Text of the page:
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Poor, frightening choice for ferry design

Posted: March 3, 2013 - 1:13am

I was shocked to read about the proposed “day boat” design that incorporates an open deck design.

As a 33 year resident of SE Alaska, retired Coast Guard Commander, and user of the ferry system, I can’t believe that they are even considering an open deck option.

Dennis Egan was correct in asking what impact the freezing spray would have should the vessel have to turn around. However, the issue is not freezing spray when the ship turns around in heavy seas. Rather, the issue is the ship LOSING POWER, and NOT BEING ABLE TO MANEUVER. Those of us in the marine safety business know that casualties at sea tend to be caused not only by bad weather, but also other factors that suddenly appear. Just consider the recent Carnival Triumph casualty in warm water, where the ship (full of the latest modern technology) lost power and had to be towed, taking it several days to reach safety.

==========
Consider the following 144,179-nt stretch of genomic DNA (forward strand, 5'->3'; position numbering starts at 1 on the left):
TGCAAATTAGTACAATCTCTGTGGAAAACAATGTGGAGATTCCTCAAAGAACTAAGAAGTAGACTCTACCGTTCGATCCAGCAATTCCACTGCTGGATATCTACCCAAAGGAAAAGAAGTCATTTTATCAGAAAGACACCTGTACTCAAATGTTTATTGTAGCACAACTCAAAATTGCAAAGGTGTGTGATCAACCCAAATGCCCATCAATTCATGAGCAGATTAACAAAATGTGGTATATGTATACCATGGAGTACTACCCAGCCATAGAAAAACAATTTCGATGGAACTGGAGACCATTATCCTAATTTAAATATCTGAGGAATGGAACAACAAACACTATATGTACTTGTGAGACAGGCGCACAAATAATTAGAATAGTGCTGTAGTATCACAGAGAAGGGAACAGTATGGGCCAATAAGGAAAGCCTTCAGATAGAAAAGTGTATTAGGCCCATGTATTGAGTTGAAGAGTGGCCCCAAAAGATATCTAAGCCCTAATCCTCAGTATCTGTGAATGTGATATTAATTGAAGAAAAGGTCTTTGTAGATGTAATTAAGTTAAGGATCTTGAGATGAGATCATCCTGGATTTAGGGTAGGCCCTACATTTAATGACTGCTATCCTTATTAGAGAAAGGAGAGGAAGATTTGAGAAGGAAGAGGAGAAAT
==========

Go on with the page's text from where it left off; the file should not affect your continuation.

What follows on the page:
Those of us who ride the ferries for both business and pleasure have experienced being in the Solarium of the LeConte on the aft portion of the ship and having freezing spray hitting the solarium as the ship shuddered and shock through heavy seas.

Having an open deck in North Lynn Canal with a ship “in extremis” and rolling in heavy wind and seas due to loss of power is frightening. Alaska is called the ‘Land of Extremes” for a reason.

Jim Sepel


Accredited Marine Surveyor

Chair, Alaska Boating Safety and Advisory Council

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